The biggest demonstration by far took place in the British capital, where an estimated 10,000 people turned out. In photo: People hold placards outside Downing Street. Photograph:( AFP )
From London and Paris to New York and Washington, thousands of people took to the streets Saturday in American and European cities to protest US President Donald Trump's travel ban, even as it was suspended by a federal judge.
The biggest demonstration by far took place in the British capital, where an estimated 10,000 people turned out, chanting "Theresa May: Shame on You" to denounce the British prime minister's support for the new US leader.
Brandishing placards declaring "No to scapegoating Muslims" and "Socialism not Trumpism," the protesters moved from the US embassy toward May's Downing Street office.
In an executive order issued on January 27, Trump slapped a blanket ban on nationals of seven mainly Muslim countries -- Iran, Iraq, Libya, Somalia, Sudan, Syria and Yemen -- barring their entry to the United States for 90 days.
Refugees were also barred from entry for 120 days, except those from Syria, who were blocked indefinitely.
However, on Friday, a US federal judge suspended the ban, a move which the Republican president -- who took office on January 20 -- condemned and vowed to fight.
On the other side of the Atlantic, about 3,000 people demonstrated in New York, Trump's home town where protests against the property magnate-turned-world leader are near-daily.
Activists and supporters gathered outside the historic Stonewall Inn, a landmark of the gay rights movement in New York's Greenwich Village, to show support for Muslims and others affected by Trump's immigration order.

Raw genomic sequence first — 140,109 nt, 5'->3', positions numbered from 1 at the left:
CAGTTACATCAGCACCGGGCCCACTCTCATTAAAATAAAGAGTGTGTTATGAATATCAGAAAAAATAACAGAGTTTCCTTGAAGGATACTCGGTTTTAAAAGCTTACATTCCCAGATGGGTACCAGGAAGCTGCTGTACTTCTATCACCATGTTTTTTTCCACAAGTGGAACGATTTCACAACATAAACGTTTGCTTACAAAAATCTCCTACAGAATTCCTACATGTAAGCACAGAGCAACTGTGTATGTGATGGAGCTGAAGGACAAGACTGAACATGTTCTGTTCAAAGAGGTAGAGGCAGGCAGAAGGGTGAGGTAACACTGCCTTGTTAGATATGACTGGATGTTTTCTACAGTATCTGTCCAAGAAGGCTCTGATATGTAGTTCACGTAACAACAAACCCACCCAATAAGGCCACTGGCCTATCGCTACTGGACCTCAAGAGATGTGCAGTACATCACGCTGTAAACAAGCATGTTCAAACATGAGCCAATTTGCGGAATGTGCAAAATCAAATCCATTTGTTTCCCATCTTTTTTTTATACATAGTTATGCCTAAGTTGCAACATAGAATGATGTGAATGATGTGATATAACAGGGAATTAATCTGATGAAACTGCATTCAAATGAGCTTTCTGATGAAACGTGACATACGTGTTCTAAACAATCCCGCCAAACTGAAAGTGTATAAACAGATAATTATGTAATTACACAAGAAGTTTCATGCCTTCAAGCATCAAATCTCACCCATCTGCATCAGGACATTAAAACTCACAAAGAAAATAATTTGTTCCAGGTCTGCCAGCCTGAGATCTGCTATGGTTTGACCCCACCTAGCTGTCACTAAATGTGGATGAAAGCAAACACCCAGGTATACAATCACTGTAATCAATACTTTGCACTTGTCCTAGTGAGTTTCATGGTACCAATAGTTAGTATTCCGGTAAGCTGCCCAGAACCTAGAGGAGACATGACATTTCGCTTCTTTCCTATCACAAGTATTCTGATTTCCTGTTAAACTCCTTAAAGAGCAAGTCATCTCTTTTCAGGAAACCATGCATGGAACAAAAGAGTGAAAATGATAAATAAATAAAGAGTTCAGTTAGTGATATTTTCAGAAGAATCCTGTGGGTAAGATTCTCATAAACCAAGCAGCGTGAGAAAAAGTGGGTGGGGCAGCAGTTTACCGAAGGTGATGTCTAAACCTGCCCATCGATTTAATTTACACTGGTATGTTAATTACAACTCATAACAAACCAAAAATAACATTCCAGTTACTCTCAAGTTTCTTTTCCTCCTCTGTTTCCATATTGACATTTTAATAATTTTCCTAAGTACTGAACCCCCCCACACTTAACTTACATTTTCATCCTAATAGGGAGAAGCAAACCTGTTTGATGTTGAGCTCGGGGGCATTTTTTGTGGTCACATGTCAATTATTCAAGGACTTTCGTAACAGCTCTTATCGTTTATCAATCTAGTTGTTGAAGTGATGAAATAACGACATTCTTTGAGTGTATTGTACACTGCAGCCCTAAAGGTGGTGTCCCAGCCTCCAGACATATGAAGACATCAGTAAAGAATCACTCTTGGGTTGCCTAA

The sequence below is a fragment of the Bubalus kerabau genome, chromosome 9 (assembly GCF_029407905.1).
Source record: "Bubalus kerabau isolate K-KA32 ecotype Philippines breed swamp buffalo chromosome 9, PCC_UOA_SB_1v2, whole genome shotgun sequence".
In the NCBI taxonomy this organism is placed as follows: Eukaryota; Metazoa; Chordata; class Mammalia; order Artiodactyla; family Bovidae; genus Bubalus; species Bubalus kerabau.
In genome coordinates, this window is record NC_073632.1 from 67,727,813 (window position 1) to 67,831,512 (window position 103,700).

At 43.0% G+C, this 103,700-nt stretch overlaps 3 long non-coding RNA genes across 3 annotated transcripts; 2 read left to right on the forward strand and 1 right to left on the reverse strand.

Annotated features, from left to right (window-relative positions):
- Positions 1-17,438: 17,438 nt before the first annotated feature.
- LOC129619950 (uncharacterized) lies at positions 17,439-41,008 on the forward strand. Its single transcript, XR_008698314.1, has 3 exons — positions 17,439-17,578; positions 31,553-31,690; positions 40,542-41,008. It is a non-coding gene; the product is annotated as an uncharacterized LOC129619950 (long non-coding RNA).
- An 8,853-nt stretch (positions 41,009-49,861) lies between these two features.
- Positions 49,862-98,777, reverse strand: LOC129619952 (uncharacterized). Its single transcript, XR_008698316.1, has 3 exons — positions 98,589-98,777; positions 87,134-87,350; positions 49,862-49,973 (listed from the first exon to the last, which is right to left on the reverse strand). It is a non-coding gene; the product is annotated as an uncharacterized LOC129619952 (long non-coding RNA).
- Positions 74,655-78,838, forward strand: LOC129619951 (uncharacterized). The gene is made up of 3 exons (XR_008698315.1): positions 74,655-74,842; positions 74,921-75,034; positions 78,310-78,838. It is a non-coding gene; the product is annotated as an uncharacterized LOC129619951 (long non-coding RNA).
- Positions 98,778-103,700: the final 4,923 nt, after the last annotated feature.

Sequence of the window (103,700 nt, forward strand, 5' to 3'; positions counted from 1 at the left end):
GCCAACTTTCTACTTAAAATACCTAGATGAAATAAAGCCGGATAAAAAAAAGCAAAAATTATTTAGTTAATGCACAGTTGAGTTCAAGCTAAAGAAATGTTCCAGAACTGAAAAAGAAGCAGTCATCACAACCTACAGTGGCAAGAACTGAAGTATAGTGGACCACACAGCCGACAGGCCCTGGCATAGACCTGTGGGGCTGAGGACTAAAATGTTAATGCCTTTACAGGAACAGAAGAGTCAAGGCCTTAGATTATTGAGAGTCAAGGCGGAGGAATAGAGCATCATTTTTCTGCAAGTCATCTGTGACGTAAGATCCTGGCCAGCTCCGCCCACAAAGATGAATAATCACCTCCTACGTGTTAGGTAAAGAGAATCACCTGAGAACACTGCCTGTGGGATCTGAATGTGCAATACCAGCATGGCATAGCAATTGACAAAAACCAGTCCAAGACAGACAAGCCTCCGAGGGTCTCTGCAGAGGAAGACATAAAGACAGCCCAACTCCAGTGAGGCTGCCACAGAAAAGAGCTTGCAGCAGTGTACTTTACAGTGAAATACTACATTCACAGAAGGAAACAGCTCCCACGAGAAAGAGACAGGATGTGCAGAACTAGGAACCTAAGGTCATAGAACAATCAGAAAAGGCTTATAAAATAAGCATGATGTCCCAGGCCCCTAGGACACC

Democratic Senate minority leader Charles Schumer led the crowd -- which carried rainbow flags and Americans flags -- in cheers of "Dump Trump."
In Washington, hundreds marched from the White House to Capitol Hill to show their solidarity.
"Donald, Donald can't you see, we don't want you in DC," chanted the demonstrators in the largely Democratic-leaning US capital.
Many waved homemade signs with slogans like "Love knows no borders" and "Will swap Trump for 1,000 refugees."
"I was born and raised here and for the first time in my life, I don't feel safe," said Abu Bakkar, 26, whose parents are originally from Pakistan.
The Department of Defense consultant said the new president "has revealed hate that's been underground for so long. He has divided one of the greatest countries in the world."
In Britain, more than 1.8 million people have signed a petition saying Trump should not be afforded a formal state visit because it would embarrass Queen Elizabeth II.
"We're going to bring this capital to a halt on the day he comes over. We are going to make it impossible for him to have a state visit," Chris Nineham, vice-chair of the Stop the War Coalition, told AFP.
The Guardian newspaper said around 10,000 people attended the London protest, while organizers claimed 40,000.
Elsewhere in Europe, about 1,000 people turned out in both Paris and Berlin, while smaller gatherings of several hundred people took place in provincial British cities including Manchester and Birmingham.
"We are here to say we don't accept hate," said 20-year-old American Michael Jacobs, co-organizer of the Paris rally, surrounded by signs saying "Refugees are welcome!"
In Berlin, protesters rallied in front of the Brandenburg Gate.
"I hope they will change something, but I am really disappointed," said Mahsa Zamani, a 26-year-old Iranian medical student who had been due to head to a Florida hospital for an internship.
"It is still discrimination, and I don't know if I really feel like going even if they are changing (the rules)."
On Saturday evening, hundreds of protesters were planning to march near Trump's Mar-a-Lago club and vacation home in Florida, though police were expected to keep them far from the property.